MSN.com, Match.com, HappenMagazine.com: they’re in a healthy and satisfying 3-way relationship. Meaning that you can find MSN/Match.com’s “Ask Lynn” columns –penned by BG’s alter ego — over at Happen now as well.
This week Lynn counsels a gal who is Sad and Confused because her boyfriend of two years wants some time apart…
He said he needed time to get his head straight. But we were still seeing each other about once a week and talking a few times a week.
Sounds reasonable, but it’s been five months now. Should she keep waiting or put her foot down? Read the full letter and Lynn’s advice over at Happen, then come back here and comment below.
Having trust issues on September 21, 1998…
Dear Breakup Girl,
First of all, thank you so much for writing this column!! It really helped me through the days that I was depressed after my boyfriend of 11 months unexpectedly broke up with me. We had been broken up for four months when we had a really big talk and decided to try again. We’re a month into this stage of our relationship and it’s been going really well. We have one issue, though. He thinks that he shouldn’t have to tell me about anything (sexually) that he did during the four months that we were apart. He thinks that I should just trust him when he says that he has not done anything that will put me at risk. He claims that he doesn’t want to hear anything from me– but I already told him that I didn’t sleep with anyone else– and doesn’t like to think of me as having ever been with anyone else. I think that he just doesn’t want to tell me that he was with other girls– doesn’t want to hurt my feelings, admit to casual sex, whatever. I think that it is important to know, though. He claims that it is just curiosity and that I should be content with the fact that he cares about me and no one else.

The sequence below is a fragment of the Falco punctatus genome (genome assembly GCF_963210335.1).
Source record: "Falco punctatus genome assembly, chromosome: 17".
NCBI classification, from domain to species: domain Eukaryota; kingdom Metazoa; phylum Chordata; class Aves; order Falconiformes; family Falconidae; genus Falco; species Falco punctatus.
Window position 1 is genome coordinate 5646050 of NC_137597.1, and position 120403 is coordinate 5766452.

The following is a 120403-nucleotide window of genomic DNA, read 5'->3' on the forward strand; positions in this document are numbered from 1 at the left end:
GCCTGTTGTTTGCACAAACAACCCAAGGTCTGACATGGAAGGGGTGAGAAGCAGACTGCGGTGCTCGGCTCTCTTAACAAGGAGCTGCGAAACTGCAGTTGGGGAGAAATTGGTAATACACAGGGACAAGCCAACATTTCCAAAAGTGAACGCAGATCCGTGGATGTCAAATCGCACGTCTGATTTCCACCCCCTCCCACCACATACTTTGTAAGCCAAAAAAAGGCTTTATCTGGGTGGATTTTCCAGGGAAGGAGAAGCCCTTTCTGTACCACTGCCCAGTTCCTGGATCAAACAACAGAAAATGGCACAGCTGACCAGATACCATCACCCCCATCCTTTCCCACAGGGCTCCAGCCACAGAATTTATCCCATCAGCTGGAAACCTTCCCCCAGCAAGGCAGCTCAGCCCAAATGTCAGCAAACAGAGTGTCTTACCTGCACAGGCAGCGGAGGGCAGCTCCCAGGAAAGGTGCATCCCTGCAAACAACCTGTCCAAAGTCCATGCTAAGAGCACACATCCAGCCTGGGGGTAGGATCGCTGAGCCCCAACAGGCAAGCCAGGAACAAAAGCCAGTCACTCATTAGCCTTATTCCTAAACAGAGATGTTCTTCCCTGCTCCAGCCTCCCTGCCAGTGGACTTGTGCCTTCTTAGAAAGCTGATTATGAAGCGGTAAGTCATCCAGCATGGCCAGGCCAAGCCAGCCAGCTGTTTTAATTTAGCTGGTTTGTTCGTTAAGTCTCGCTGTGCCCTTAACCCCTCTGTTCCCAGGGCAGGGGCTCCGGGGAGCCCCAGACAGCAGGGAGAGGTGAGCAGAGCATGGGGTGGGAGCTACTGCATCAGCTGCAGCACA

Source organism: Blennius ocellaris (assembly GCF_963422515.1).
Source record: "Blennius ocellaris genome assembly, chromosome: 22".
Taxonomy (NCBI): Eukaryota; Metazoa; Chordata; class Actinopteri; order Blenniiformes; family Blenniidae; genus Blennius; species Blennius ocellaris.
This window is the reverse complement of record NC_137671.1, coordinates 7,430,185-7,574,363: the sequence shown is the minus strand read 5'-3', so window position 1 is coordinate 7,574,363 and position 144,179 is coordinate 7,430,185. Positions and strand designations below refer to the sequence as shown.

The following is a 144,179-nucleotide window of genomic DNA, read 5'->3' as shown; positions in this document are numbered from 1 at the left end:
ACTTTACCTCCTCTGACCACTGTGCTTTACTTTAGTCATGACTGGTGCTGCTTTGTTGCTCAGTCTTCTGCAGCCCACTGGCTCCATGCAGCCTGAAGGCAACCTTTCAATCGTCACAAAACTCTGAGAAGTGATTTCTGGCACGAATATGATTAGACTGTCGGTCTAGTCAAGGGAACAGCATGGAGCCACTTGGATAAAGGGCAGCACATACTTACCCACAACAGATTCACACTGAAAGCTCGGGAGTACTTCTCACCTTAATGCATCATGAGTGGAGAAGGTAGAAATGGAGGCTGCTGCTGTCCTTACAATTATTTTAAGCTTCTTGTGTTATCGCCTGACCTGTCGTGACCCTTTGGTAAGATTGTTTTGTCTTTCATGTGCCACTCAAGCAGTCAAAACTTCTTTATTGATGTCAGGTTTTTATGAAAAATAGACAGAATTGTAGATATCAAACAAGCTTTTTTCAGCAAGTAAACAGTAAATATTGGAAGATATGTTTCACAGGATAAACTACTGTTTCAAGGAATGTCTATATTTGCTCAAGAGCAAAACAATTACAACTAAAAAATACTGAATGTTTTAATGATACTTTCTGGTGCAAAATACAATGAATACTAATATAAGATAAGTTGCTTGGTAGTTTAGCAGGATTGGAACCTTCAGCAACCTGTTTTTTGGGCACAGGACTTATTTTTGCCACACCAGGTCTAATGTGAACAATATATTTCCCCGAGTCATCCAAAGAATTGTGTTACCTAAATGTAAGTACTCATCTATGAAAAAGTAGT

Help!! Am I being too pushy? Am I being unreasonable?
Another chance to reiterate my policy on this: don’t ask, don’t tell. Do you trust him about the not putting you at risk part? If so, then clench your fists and drop it. I’ve said it before, I’ll say it again: don’t create some false gold standard of full disclosure and ask each other more than you really want to know. The answer will likely be: more than you really wanted to know.